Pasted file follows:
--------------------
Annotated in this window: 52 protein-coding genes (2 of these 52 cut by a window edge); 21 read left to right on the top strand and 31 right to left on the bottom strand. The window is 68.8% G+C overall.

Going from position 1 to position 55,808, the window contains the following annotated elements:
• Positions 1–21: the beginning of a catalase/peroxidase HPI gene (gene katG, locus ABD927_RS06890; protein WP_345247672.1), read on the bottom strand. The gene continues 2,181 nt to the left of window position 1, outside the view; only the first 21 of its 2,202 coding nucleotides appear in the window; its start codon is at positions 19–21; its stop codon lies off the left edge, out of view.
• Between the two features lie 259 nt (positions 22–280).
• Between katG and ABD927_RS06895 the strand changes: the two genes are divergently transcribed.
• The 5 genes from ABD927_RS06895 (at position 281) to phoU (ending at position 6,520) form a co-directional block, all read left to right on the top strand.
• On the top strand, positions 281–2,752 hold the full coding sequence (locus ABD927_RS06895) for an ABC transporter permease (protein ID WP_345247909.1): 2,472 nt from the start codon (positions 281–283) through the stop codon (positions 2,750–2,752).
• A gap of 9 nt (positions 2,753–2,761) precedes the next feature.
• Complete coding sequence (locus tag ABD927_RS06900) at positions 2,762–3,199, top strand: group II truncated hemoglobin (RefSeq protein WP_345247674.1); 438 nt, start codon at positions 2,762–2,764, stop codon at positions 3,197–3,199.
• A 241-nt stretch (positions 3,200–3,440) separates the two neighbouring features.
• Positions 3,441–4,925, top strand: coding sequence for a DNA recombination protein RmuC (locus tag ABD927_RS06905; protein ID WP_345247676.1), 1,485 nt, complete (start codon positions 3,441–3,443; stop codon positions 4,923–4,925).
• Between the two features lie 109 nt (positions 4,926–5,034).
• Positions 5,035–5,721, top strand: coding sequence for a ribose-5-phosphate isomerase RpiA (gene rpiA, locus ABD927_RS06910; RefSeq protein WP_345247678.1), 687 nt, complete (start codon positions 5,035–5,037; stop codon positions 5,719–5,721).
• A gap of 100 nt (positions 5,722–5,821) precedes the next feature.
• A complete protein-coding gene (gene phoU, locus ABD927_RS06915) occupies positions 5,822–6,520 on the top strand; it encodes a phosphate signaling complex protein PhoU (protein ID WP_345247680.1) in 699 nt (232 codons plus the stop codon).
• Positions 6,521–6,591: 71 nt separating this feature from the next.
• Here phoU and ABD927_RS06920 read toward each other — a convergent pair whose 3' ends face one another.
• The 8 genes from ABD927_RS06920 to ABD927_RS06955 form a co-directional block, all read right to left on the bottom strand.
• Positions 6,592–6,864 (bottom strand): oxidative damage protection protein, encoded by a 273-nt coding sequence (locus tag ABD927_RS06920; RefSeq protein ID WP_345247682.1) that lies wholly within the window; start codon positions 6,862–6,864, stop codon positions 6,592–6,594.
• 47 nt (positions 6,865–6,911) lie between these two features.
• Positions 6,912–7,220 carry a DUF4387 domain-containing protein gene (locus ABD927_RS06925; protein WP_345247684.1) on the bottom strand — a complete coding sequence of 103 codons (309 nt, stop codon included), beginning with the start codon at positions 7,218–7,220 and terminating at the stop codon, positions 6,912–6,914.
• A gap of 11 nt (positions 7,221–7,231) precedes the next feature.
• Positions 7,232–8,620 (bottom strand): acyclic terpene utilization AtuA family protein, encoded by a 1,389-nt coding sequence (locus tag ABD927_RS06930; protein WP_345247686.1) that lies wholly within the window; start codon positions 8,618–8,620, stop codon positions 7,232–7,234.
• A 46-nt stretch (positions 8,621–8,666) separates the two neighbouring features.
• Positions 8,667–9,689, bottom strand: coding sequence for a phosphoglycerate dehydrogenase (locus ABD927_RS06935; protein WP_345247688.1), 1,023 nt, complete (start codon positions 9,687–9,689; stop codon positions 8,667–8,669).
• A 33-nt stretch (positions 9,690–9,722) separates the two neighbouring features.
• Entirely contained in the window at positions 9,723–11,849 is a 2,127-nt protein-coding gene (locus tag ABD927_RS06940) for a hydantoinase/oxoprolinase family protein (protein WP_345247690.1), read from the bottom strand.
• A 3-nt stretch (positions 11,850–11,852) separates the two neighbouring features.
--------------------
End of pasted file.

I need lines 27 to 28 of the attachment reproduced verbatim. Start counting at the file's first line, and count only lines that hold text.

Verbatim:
• Entirely contained in the window at positions 9,723–11,849 is a 2,127-nt protein-coding gene (locus tag ABD927_RS06940) for a hydantoinase/oxoprolinase family protein (protein WP_345247690.1), read from the bottom strand.
• A 3-nt stretch (positions 11,850–11,852) separates the two neighbouring features.